Surety claims litigation sometimes seems to exist in an alternative universe. Recent cases in Texas and New Jersey bear this out.
Continental Casualty Co. claims in a lawsuit that it lost $14 million fulfilling obligations on one payment bond and four performance bonds, all issued around July 2011, following the default of Brownsville, Texas-based Leal Construction Inc.
The claim is contained in Continental's lawsuit against Leal in federal court in Brownsville, Texas, and it names Cesario Leal as the first defendant.
While the complaint does not elaborate on the cause of Leal Construction’s default, an attorney for the general contractor says it ceased operations just prior to Cesario Leal's death in October, 2013.
“Mr. Leal was in declining health probably for six to eight months prior to his death, so the operations started slowing down dramatically,” says the attorney, Rick Schell. “Bottom line is, the company is gone. All of its assets were foreclosed upon by its bank.”
The lawsuit names Leal and his wife, Corina Leal, as defendants alongside the defunct business. According to Schell, the five projects named in the lawsuit are either completed or have brought in a replacement contractor.
Leal "and the surety have been working together for months, maybe for a year, on all these different claims and cooperating, of course,” says Schell. “We still haven’t gotten to the point where we understand the dollar figures in the complaint. We don’t think they’ve paid as much as they say they’ve paid,” but he adds that details will be provided as the court case proceeds.
On top of Casario Leal's declining health, Schell says, other factors contributing to the decades-old firm’s default included "real difficulty getting paid" and some too-low bids.
The next scheduled court meetings occur in January of next year.
Who Pays for a Mistake?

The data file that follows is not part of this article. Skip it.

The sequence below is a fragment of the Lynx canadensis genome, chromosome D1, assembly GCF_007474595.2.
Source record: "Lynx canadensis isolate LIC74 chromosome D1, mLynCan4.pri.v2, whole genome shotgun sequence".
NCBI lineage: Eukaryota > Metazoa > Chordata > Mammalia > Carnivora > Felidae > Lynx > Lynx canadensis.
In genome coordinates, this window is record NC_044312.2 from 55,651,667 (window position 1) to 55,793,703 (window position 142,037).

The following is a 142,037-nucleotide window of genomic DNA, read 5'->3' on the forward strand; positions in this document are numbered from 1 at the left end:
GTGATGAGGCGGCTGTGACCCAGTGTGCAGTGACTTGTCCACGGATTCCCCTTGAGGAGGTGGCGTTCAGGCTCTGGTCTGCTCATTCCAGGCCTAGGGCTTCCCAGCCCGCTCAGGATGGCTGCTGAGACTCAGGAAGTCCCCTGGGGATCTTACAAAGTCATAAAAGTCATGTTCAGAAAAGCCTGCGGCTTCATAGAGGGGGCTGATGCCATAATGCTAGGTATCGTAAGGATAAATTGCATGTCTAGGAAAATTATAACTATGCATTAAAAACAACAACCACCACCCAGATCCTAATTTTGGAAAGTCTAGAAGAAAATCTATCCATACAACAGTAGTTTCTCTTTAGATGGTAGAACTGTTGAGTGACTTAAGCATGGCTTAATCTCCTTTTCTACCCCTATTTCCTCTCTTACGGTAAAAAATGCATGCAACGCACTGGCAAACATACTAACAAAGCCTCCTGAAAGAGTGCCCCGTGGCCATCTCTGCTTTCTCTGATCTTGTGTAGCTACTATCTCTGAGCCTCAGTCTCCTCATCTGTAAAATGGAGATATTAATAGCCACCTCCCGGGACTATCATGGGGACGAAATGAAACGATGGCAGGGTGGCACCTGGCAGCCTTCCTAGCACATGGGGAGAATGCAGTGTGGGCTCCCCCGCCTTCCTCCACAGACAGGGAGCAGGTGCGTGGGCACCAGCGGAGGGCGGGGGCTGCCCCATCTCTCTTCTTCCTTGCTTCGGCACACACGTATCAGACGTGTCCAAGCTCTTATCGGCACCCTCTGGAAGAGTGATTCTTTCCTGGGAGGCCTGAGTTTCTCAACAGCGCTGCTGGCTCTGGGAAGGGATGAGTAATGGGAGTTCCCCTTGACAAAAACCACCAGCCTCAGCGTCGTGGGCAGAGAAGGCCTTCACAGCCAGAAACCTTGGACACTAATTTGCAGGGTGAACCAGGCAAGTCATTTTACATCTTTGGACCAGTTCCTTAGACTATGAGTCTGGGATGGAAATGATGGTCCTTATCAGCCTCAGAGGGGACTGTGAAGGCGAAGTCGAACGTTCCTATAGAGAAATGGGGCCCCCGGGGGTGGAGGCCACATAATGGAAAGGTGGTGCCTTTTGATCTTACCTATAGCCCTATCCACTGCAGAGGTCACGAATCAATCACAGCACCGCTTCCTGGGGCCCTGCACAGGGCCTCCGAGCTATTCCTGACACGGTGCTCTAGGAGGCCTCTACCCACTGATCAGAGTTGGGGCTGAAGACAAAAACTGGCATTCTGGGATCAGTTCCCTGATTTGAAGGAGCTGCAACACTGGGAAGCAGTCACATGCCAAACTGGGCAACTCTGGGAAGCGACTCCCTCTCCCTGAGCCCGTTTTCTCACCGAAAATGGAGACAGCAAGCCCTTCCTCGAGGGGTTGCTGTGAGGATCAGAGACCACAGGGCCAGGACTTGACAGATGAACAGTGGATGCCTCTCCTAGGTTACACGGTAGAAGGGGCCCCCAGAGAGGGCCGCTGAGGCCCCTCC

In the New Jersey case, a surety said it had no obligation to fulfill a prime contractor's claim for poor work by a subcontractor because the surety wrongly named the project owner, not the prime contractor, as the obligee in the bond form.
Dobco Inc., based in Wayne, N.J., had in 2011 won a contract to work on an addition to a science hall at William Paterson University in Wayne. Dobco in turn hired J. Strober & Sons LLC to handle roofing work, and Dobco and Strober's agreement called for Strober to provide Dobco an $890,000 performance and payment bond prior to starting work. Colonial Surety Co., which bills itself on its website as Colonial Surety Direct, selling directly without broker involvement, has been incorporated in Pennsylvania since 1930 and is based in Montvale, N.J. Colonial agreed to provide the bond for Dobco to Strober.
When Strober prepared the bid bond, according to a judge's opinion in the case, using Colonial's online system, the bond misidentified the university as the obligee instead of Dobco. Dobco rejected the bond because of the error, as well as a second set of bonds issued without Colonial's certification.
Dobco pursued a claim with Colonial in state court after the contractor terminated Strober for poor work performance. The trial court judge dismissed Dobco's claims, saying the bond documents designate the university as the obligee and relieves Colonial of its obligation.
But a panel of three appellate court judges said Colonial must honor the claim.
The appelate judges wrote that Strober had tried to get Colonial to revise the bond and make it the obligee, but the change never got done. As a matter of practice, the judges wrote, Colonial didn't review the contracts for which it provided bonds.
Nevertheless, Colonial was obligated to honor the obligation or pay under the bond in the "form provided under the contract," not strictly by the names on the bond forms.
"That Colonial chose not to review the contract it bonded cannot relieve it of obligations voluntarily undertaken," the judges concluded.